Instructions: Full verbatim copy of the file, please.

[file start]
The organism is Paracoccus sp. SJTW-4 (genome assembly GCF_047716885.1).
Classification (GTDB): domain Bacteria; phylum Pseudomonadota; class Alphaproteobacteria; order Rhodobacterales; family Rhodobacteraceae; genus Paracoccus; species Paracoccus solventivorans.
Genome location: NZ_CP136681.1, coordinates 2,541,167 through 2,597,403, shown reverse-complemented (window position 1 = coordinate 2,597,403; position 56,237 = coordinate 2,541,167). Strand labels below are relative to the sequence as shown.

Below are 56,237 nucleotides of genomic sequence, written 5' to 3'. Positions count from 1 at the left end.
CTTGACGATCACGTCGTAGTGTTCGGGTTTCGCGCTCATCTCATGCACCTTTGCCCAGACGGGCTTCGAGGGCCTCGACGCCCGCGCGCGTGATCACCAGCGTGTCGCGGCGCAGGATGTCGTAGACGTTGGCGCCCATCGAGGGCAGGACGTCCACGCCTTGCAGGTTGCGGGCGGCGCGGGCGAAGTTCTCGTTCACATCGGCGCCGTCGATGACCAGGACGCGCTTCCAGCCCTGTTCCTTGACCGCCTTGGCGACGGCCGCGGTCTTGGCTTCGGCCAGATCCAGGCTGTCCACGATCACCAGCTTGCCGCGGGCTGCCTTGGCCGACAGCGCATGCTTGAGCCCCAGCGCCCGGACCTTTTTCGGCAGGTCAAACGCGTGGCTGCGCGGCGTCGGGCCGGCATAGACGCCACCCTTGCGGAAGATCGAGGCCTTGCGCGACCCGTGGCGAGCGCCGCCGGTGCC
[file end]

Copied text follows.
The organism is Paracoccus sp. SJTW-4 (genome assembly GCF_047716885.1).
Classification (GTDB): domain Bacteria; phylum Pseudomonadota; class Alphaproteobacteria; order Rhodobacterales; family Rhodobacteraceae; genus Paracoccus; species Paracoccus solventivorans.
Genome location: NZ_CP136681.1, coordinates 2,541,167 through 2,597,403, shown reverse-complemented (window position 1 = coordinate 2,597,403; position 56,237 = coordinate 2,541,167). Strand labels below are relative to the sequence as shown.

Below are 56,237 nucleotides of genomic sequence, written 5' to 3'. Positions count from 1 at the left end.
CTTGACGATCACGTCGTAGTGTTCGGGTTTCGCGCTCATCTCATGCACCTTTGCCCAGACGGGCTTCGAGGGCCTCGACGCCCGCGCGCGTGATCACCAGCGTGTCGCGGCGCAGGATGTCGTAGACGTTGGCGCCCATCGAGGGCAGGACGTCCACGCCTTGCAGGTTGCGGGCGGCGCGGGCGAAGTTCTCGTTCACATCGGCGCCGTCGATGACCAGGACGCGCTTCCAGCCCTGTTCCTTGACCGCCTTGGCGACGGCCGCGGTCTTGGCTTCGGCCAGATCCAGGCTGTCCACGATCACCAGCTTGCCGCGGGCTGCCTTGGCCGACAGCGCATGCTTGAGCCCCAGCGCCCGGACCTTTTTCGGCAGGTCAAACGCGTGGCTGCGCGGCGTCGGGCCGGCATAGACGCCACCCTTGCGGAAGATCGAGGCCTTGCGCGACCCGTGGCGAGCGCCGCCGGTGCC